1) The conservative strategy is to starve the beast as the only hope of preserving their freedom and their culture. In that context, their approach is entirely rational for Schumpeterian reasons: in the battle between the public intellectual who would undermine their culture, and the entrepreneur who would preserve it, they are funding the entrepreneur. Again, this is an entirely rational strategy. It is absolutely straightforward. Just as it is rationally Schumpeterian that the public intellectuals like yourself seek to fund the state.

2) There is no community of common interest in the country any longer. The combination of immigration, relocation, the dissolution of the family, and the consequential abandonment of traditional values by the lower classes, when combined with the evolution of technology that rewards those who can process and use abstract rules and principles has guaranteed a permanent and irreversible conflict of values.

This is a religious conflict. This era is a battle of the communal religion of the secular state, and the aristocratic religion of the traditional classical liberals. The left’s strategy is to enable the lower classes to have a beneficent lifestyle. The right’s strategy is to constrain the reproductive ability of the lower classes and concentrate investment in the middle classes. Even if they must suffer hardship to obtain their political ends. There is nothing new about this conflict of visions. Its the female sentiment and male sentiment writ large.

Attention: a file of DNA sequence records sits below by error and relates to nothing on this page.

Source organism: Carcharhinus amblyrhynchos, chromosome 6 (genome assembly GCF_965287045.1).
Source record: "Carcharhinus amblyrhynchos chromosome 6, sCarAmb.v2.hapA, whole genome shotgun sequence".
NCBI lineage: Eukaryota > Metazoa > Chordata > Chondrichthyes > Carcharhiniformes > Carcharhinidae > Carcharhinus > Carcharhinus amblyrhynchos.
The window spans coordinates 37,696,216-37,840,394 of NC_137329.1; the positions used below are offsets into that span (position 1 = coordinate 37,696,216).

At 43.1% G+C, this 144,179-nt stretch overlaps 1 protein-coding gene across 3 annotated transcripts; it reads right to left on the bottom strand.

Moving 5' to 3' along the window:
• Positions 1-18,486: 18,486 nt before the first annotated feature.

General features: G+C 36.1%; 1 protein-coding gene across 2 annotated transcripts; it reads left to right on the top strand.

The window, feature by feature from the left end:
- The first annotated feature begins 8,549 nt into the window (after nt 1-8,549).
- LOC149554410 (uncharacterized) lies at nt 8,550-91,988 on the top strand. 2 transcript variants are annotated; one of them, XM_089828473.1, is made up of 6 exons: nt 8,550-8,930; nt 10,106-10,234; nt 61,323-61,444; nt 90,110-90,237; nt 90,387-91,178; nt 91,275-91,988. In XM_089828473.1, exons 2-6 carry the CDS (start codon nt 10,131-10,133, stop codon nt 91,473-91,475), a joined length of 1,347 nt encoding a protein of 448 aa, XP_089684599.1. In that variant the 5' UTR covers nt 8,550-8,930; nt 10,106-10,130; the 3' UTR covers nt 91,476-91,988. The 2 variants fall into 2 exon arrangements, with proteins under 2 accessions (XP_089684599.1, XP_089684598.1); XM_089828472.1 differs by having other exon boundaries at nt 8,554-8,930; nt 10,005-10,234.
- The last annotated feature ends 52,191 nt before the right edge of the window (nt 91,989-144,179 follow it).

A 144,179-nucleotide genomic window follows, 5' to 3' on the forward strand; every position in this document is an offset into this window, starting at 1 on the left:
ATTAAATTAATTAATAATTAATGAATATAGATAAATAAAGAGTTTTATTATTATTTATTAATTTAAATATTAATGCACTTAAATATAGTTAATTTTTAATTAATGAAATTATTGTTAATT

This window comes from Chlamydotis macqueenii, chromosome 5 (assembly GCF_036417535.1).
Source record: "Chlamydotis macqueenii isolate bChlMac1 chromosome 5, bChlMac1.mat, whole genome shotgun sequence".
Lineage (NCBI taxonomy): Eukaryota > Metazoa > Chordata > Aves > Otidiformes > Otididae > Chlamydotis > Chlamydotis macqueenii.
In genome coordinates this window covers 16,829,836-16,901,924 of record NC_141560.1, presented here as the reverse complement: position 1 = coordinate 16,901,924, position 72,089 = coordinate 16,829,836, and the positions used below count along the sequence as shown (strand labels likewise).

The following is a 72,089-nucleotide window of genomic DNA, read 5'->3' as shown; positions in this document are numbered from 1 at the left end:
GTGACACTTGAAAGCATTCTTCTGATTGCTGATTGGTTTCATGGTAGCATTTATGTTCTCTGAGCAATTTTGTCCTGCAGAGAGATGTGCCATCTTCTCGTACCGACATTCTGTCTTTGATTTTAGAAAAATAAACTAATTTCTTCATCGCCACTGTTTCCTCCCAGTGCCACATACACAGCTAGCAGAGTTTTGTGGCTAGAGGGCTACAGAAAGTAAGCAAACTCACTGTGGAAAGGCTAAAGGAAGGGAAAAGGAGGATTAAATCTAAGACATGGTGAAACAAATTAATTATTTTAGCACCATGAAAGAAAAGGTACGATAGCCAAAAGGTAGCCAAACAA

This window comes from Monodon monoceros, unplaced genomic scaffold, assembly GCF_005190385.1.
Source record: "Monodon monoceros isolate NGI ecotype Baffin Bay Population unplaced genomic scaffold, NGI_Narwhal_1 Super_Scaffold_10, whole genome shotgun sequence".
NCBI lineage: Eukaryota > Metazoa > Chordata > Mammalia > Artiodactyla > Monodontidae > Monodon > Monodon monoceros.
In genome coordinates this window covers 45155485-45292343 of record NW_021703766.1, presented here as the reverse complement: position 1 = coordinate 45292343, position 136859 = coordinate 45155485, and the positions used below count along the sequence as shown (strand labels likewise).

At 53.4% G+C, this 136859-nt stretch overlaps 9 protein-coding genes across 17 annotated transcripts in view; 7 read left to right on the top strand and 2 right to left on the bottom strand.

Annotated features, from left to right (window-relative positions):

Progressive economists are terrible historians and worse political philosophers. You cannot have consensus on policy in a divided electorate. Arguing over technicalities is simply a self congratulatory distraction.

I cannot tell whether you are intellectually honest. You are framing the debate under a false assumption that is contrary to the data. Since you’re doing that, it’s either an accident or an intentional misrepresentation. I don’t know which.

But by falsely framing the discourse, you do a disservice as a public intellectual, and hinder the resolution of the underlying conflict.

Demographically, your side will win within thirty years assuming there is no unforeseen change. But it will not because you convince anyone.

Liberty And Violence

Thursday, March 1st, 2012

Liberty is purchased with the tip of a spear, the point of a sword or the barrel of a gun. It is maintained by a hard constitution, the common law, and the mastery of the violence required to prevent its subversion. Righteous indignation is litte more than sound and fury signifying nothing, and those who congratulate themselves on their conviction are merely hiding behind a facade of convenience and cowardice. Violence is a virtue not a vice. We lend our leaders our violence in exchange for liberty. If they do not give us our liberty we must take back our wealth of violence and use it until we can give it again to those who will.